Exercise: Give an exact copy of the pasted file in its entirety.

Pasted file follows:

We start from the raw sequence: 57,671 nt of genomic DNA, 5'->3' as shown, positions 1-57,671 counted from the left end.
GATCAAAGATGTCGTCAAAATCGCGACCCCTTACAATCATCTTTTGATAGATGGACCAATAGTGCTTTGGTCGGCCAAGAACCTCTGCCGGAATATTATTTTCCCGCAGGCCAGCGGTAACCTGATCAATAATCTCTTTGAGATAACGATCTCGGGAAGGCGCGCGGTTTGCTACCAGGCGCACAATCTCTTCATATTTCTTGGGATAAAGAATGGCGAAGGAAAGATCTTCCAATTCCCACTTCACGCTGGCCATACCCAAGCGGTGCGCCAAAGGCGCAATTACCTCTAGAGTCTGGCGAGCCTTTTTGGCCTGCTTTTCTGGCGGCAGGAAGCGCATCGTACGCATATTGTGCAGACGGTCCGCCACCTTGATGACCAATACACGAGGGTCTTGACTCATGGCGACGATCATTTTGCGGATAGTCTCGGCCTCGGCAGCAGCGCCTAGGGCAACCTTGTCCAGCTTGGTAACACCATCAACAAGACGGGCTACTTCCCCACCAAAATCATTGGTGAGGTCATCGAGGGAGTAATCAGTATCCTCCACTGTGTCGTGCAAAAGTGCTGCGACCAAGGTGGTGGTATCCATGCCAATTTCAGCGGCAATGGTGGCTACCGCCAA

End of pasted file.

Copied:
We start from the raw sequence: 57,671 nt of genomic DNA, 5'->3' as shown, positions 1-57,671 counted from the left end.
GATCAAAGATGTCGTCAAAATCGCGACCCCTTACAATCATCTTTTGATAGATGGACCAATAGTGCTTTGGTCGGCCAAGAACCTCTGCCGGAATATTATTTTCCCGCAGGCCAGCGGTAACCTGATCAATAATCTCTTTGAGATAACGATCTCGGGAAGGCGCGCGGTTTGCTACCAGGCGCACAATCTCTTCATATTTCTTGGGATAAAGAATGGCGAAGGAAAGATCTTCCAATTCCCACTTCACGCTGGCCATACCCAAGCGGTGCGCCAAAGGCGCAATTACCTCTAGAGTCTGGCGAGCCTTTTTGGCCTGCTTTTCTGGCGGCAGGAAGCGCATCGTACGCATATTGTGCAGACGGTCCGCCACCTTGATGACCAATACACGAGGGTCTTGACTCATGGCGACGATCATTTTGCGGATAGTCTCGGCCTCGGCAGCAGCGCCTAGGGCAACCTTGTCCAGCTTGGTAACACCATCAACAAGACGGGCTACTTCCCCACCAAAATCATTGGTGAGGTCATCGAGGGAGTAATCAGTATCCTCCACTGTGTCGTGCAAAAGTGCTGCGACCAAGGTGGTGGTATCCATGCCAATTTCAGCGGCAATGGTGGCTACCGCCAA